The town is located on the river Głomia and is surrounded by five lakes. A railway line connects it to Piła and Chojnice, with buses operating locally. The local Metaplast windows fitting factory is the biggest industrial employer. The Euro Eco Meeting is organized regularly there each July.
The city was destroyed in 1455 during the war with the Teutonic Knights. The town later belonged to the Potulicki family which provided it with a new Gothic castle in Renaissance style at the beginning of the 17th century. In 1619, Jan Potulicki issued a founding document for the church and parish of the Holy Assumption of Mary. Later it passed to the Grudziński family. In 1665 the town still had Magdeburg rights. The castle was destroyed during the Swedish invasion in 1657. The bombardment also destroyed other parts of the city including the city hall. A new church, still standing today, was founded there in 1664 by Andrzej Karol Grudziński. After the rule of the Grudziński family came to an end in 1688, the Działyński family came into power.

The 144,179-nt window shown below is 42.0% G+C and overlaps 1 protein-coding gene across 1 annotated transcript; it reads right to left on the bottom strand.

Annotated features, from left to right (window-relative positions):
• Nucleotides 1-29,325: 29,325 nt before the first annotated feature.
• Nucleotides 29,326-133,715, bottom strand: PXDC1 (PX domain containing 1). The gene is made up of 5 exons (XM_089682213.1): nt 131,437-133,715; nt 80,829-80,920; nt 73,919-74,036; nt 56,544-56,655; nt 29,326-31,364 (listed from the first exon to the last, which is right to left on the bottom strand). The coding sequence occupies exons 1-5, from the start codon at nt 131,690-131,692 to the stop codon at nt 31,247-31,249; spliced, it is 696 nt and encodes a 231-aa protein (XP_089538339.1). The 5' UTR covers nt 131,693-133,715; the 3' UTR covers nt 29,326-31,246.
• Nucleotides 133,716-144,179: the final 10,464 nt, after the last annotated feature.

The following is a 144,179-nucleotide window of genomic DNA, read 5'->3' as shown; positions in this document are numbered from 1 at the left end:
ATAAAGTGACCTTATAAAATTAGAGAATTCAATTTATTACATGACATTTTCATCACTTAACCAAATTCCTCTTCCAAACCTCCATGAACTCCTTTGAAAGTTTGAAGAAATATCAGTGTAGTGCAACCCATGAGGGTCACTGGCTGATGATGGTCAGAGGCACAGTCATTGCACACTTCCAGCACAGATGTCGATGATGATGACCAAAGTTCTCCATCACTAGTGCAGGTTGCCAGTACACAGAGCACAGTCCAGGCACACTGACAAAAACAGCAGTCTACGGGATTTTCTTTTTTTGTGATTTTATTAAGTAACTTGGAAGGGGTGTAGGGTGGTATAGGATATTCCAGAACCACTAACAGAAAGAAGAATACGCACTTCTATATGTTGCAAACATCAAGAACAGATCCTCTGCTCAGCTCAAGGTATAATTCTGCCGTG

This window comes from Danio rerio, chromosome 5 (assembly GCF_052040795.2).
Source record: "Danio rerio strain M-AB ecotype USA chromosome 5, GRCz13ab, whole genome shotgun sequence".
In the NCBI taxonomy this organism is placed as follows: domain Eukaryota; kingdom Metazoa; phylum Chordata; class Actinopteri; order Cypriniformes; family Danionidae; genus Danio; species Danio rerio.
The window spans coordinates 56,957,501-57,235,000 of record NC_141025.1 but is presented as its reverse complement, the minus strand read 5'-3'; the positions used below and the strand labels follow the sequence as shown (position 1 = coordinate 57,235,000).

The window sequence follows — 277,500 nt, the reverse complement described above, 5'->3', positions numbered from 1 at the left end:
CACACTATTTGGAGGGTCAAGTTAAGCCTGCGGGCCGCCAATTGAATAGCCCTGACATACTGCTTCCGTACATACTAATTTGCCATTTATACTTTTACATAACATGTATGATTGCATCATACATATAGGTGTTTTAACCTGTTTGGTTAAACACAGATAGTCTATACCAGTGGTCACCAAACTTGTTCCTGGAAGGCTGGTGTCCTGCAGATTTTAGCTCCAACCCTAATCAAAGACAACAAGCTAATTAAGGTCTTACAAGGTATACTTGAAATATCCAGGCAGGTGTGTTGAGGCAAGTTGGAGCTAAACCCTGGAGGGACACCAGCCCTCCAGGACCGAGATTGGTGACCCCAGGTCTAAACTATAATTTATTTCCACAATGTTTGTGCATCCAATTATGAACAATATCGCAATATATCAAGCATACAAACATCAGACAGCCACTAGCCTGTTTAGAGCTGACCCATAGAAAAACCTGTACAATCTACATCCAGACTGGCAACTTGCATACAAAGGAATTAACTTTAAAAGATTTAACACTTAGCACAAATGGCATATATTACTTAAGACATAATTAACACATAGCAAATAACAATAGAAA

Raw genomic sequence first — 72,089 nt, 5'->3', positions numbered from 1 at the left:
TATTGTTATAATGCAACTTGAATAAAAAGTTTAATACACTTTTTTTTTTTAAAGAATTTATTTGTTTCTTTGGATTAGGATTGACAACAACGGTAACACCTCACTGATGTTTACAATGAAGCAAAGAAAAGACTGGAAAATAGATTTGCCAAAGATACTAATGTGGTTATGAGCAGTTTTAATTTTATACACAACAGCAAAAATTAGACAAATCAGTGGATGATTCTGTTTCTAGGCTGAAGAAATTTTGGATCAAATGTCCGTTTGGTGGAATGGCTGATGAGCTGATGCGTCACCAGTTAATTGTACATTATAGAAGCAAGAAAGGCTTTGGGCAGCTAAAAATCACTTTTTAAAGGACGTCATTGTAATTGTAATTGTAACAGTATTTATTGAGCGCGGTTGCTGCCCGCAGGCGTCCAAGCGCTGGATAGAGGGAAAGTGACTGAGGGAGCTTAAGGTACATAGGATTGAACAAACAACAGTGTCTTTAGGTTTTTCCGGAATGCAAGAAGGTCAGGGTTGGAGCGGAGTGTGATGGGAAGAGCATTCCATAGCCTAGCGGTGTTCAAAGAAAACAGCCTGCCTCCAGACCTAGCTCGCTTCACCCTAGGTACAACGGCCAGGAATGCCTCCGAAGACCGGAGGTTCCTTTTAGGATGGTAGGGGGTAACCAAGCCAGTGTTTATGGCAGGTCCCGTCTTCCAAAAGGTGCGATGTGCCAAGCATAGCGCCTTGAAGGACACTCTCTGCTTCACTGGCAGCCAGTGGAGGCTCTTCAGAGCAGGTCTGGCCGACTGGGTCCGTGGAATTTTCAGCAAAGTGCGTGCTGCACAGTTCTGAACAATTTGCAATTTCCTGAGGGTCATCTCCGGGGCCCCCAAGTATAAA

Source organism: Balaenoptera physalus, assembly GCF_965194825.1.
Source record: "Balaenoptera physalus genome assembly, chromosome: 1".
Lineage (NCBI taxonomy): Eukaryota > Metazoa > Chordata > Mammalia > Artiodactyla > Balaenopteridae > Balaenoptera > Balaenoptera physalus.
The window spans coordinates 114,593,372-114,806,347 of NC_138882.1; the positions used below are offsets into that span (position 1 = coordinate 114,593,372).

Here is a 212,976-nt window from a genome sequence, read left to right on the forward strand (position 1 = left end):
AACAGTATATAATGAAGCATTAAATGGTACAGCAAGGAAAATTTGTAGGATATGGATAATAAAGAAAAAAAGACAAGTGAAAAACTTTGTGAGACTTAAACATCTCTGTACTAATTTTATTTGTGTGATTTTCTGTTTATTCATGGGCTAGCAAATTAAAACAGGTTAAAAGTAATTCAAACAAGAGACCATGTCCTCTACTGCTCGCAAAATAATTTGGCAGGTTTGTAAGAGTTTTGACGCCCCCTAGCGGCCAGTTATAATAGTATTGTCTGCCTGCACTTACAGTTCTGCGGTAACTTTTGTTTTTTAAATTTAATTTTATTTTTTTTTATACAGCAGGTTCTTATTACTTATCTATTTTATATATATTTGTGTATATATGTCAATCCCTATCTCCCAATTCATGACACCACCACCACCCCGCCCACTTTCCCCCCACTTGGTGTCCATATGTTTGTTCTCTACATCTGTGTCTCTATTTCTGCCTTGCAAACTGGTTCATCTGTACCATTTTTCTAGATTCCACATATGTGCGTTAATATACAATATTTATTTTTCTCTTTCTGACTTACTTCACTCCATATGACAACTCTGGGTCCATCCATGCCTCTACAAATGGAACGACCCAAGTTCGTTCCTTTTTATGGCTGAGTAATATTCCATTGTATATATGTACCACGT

From 1709 to 1711, a plague known as the Black Death affected the area. According to incomplete church records, approximately 1,650 people died as a result of the epidemic. After the first partition of Poland in 1772, Złotów was incorporated into Prussia. In 1784 a Protestant half-timbered church was built on the great market square, which during the time span 1829–31 was replaced by a modern church designed by Karl Friedrich Schinkel.
The town was given county (Kreis) town status in 1818. From 1772 to 1945 as part of Prussia (later Germany) it was known as Flatow. In 1871, a railway line from Schneidemühl was completed. Around this time many local people emigrated to America, including many members of the local Polish minority.
In 1919 it was decided that while most of the Kreis Flatow was ceded to the restored Polish Republic, the city of Flatow would remain inside Germany. This caused huge protests from the large Polish minority of the city (approx. 12%) and the surrounding rural lands. From 1922 until 1938 Flatow was part of the newly formed Province of Grenzmark Posen-West Prussia inside Germany. When this province was dissolved on 1 October 1938, Flatow was integrated into the Province of Pomerania. The local synagogue was destroyed during the Kristallnacht in 1938.